Turner Syndrome or X0 female occurs in about 1 per 2,700 births, is not linked to maternal age, and is thought to be a mosaic (Therman). The phenotype of this female includes short stature, short broad neck with webbing or looseness, a broad chest, lack of secondary sex characteristics and sterility. Intelligence does not seem to be affected (Levitan).
Klinefelter Syndrome or XXY occurs between 1 per 700 and 1 per 1,000 births. The man has small testes devoid of sperm, shows tendency for breast development, and has lower IQ which leads to mild mental handicap (Therman). One percent of institutionalized mentally handicapped males are XXY which is greater than what is seen in the birth rate (Levitan).
XYY males occur in the same rate of occurrence as XXY males. There are no major physical abnormalities that are indicative of this disorder. Any defects that do occur are usually confined to the genitals; such as undescended testes and defective development of seminiferous tubules. There can be some mental handicap due to the IQ range of 80-95 (Levitan).
Besides nondisjunction, chromosome mutations can be detected through karyotyping. The most common deletion, 1 per 45,000, is Cri du Chat (cat cry) Syndrome which is a deletion of a small arm of chromosome 5. During infancy the child has a cat-like cry which modifies with age. Other phenotype expressions are microcephaly, round face, low set ears, heart disease and mental handicap (Therman).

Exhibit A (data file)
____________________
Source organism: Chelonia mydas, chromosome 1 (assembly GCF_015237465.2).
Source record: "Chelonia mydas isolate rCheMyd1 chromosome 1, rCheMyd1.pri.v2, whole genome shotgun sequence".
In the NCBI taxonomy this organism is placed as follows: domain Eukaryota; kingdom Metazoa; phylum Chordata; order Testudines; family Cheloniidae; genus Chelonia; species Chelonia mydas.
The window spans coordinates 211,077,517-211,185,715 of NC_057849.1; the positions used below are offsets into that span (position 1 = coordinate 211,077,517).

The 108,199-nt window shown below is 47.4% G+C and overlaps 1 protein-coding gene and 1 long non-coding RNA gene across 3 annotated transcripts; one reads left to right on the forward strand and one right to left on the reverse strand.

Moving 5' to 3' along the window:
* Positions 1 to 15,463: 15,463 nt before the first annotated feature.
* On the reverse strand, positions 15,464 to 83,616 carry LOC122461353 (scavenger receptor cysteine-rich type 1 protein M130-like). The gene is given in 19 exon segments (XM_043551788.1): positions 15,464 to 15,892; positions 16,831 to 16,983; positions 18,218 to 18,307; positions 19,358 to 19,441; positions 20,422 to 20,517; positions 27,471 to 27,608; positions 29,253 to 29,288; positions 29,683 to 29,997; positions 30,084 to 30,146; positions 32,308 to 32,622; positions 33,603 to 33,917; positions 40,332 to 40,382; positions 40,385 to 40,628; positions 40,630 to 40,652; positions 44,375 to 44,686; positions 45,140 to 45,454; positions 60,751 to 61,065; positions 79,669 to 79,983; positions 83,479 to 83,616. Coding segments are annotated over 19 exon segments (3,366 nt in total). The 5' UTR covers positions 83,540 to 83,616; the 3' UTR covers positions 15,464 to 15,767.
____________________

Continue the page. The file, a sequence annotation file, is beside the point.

Wolf-Hirschhorn Syndrome is a deletion of a segment of chromosome 4's short arm. This affects scalp, nose, lips, palate and the penis in males. 13-Syndrome is a deletion of the long arm of chromosome 13. Severe malformations of face as well as retinoblastoma can occur (Levitan).
Two activities for karyotyping, a paper cut out method and a lab using human cells, will be described. Also if hypercard is available, refer to the American Biology Teacher, April 1992, article on "Karyotyping with HyperCard" by Jerry Jensen.
Premade karyotyping sheets available from: Carolina Biological